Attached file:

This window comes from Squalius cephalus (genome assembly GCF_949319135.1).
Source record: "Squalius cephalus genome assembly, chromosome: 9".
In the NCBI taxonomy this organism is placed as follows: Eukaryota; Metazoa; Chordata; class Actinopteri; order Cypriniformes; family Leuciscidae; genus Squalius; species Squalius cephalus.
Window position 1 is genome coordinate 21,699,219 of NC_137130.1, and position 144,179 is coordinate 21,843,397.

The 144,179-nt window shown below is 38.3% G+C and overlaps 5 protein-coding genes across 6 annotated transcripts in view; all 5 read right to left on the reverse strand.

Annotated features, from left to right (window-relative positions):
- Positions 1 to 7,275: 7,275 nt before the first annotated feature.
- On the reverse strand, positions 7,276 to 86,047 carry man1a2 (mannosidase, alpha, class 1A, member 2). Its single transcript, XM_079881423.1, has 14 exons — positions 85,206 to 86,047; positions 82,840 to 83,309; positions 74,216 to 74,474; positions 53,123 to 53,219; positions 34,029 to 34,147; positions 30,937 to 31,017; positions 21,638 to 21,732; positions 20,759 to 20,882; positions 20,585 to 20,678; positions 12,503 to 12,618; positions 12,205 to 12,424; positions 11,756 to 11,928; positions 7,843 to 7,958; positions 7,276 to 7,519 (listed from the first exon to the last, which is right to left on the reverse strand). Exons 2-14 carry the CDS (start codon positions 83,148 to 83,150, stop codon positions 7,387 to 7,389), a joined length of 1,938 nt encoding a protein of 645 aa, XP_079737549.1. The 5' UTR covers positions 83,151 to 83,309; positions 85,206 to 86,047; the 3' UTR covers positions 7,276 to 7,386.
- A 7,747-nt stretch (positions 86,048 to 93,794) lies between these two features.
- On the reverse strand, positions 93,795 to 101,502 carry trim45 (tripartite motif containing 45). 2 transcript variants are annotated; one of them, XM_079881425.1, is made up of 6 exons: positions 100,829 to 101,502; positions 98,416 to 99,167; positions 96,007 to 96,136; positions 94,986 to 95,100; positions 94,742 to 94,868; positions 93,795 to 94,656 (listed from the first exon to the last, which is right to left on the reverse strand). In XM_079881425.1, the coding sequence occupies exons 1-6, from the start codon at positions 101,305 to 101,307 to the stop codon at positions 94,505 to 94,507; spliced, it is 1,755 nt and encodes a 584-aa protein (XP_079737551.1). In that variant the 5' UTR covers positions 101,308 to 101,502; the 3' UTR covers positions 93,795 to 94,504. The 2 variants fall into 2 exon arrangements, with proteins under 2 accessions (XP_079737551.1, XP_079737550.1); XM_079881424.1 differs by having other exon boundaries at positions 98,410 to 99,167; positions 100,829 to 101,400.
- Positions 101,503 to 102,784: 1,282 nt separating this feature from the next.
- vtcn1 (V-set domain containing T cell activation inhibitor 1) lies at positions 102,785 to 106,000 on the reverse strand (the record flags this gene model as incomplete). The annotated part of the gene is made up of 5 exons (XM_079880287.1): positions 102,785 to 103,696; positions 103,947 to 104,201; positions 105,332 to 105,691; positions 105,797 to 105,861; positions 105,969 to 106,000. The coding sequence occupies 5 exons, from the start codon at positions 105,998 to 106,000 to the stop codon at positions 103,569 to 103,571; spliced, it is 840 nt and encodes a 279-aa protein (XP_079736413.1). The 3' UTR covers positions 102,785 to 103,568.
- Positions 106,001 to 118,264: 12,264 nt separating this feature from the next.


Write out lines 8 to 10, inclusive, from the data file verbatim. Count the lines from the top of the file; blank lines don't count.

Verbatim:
- On the reverse strand, positions 7,276 to 86,047 carry man1a2 (mannosidase, alpha, class 1A, member 2). Its single transcript, XM_079881423.1, has 14 exons — positions 85,206 to 86,047; positions 82,840 to 83,309; positions 74,216 to 74,474; positions 53,123 to 53,219; positions 34,029 to 34,147; positions 30,937 to 31,017; positions 21,638 to 21,732; positions 20,759 to 20,882; positions 20,585 to 20,678; positions 12,503 to 12,618; positions 12,205 to 12,424; positions 11,756 to 11,928; positions 7,843 to 7,958; positions 7,276 to 7,519 (listed from the first exon to the last, which is right to left on the reverse strand). Exons 2-14 carry the CDS (start codon positions 83,148 to 83,150, stop codon positions 7,387 to 7,389), a joined length of 1,938 nt encoding a protein of 645 aa, XP_079737549.1. The 5' UTR covers positions 83,151 to 83,309; positions 85,206 to 86,047; the 3' UTR covers positions 7,276 to 7,386.
- A 7,747-nt stretch (positions 86,048 to 93,794) lies between these two features.
- On the reverse strand, positions 93,795 to 101,502 carry trim45 (tripartite motif containing 45). 2 transcript variants are annotated; one of them, XM_079881425.1, is made up of 6 exons: positions 100,829 to 101,502; positions 98,416 to 99,167; positions 96,007 to 96,136; positions 94,986 to 95,100; positions 94,742 to 94,868; positions 93,795 to 94,656 (listed from the first exon to the last, which is right to left on the reverse strand). In XM_079881425.1, the coding sequence occupies exons 1-6, from the start codon at positions 101,305 to 101,307 to the stop codon at positions 94,505 to 94,507; spliced, it is 1,755 nt and encodes a 584-aa protein (XP_079737551.1). In that variant the 5' UTR covers positions 101,308 to 101,502; the 3' UTR covers positions 93,795 to 94,504. The 2 variants fall into 2 exon arrangements, with proteins under 2 accessions (XP_079737551.1, XP_079737550.1); XM_079881424.1 differs by having other exon boundaries at positions 98,410 to 99,167; positions 100,829 to 101,400.